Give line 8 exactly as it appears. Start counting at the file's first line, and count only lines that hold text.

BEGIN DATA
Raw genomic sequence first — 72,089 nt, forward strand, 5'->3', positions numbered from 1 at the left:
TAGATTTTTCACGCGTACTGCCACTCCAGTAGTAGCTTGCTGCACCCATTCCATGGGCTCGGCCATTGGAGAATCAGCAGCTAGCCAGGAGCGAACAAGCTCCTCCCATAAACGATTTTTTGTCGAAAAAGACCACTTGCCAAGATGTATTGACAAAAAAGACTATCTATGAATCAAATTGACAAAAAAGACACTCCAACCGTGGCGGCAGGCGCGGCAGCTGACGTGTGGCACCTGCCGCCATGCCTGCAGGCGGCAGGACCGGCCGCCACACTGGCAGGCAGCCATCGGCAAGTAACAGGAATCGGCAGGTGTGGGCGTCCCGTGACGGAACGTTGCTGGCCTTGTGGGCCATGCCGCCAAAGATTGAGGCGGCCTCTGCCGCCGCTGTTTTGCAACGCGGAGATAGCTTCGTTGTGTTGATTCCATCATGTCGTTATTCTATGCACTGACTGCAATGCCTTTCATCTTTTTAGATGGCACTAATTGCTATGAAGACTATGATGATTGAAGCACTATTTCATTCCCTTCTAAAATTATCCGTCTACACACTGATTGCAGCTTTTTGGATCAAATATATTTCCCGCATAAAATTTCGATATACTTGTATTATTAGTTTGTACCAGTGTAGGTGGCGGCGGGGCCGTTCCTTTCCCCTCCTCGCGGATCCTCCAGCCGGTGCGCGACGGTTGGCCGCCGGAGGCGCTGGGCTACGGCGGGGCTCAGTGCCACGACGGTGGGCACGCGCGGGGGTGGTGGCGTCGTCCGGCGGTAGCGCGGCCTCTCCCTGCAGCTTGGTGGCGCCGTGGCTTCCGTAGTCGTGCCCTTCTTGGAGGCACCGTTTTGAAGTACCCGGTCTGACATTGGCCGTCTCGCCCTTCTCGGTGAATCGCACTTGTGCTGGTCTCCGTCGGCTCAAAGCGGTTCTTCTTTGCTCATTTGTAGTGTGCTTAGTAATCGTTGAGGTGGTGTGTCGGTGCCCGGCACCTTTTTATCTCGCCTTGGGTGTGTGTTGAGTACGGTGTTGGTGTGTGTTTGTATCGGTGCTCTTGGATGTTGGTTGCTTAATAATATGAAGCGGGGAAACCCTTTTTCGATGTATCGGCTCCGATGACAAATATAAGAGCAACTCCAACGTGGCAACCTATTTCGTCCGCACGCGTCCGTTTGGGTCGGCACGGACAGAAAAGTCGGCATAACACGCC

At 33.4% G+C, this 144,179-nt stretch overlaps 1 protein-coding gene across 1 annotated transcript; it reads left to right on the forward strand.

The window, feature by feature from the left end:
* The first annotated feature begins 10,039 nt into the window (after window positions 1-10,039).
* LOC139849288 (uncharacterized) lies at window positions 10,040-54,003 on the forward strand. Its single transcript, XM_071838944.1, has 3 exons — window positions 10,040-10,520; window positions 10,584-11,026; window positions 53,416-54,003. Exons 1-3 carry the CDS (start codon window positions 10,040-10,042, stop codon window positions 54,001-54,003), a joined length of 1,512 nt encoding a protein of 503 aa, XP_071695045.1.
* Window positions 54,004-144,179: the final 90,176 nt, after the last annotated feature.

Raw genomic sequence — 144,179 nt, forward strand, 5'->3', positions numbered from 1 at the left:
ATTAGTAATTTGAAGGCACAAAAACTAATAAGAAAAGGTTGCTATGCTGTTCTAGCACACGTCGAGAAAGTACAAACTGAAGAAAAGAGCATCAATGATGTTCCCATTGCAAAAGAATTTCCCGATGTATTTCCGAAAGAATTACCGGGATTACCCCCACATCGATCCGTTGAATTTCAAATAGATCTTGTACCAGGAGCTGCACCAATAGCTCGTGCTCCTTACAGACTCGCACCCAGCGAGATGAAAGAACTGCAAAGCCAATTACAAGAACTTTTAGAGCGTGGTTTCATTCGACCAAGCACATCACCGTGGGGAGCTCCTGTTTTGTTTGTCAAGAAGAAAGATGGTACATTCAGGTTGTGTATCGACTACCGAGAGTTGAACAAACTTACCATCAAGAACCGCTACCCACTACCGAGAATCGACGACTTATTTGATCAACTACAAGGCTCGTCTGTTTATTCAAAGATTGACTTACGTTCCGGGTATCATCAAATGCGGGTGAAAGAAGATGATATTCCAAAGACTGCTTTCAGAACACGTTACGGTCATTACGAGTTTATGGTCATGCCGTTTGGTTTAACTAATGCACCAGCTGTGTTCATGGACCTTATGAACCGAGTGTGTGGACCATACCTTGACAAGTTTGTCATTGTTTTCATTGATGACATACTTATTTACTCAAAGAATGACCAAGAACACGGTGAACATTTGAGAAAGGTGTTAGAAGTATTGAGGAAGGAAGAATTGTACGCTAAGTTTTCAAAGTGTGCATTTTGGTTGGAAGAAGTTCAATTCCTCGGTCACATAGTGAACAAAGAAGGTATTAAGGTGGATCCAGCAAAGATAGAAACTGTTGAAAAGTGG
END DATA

Raw genomic sequence — 144,179 nt, forward strand, 5'->3', positions numbered from 1 at the left: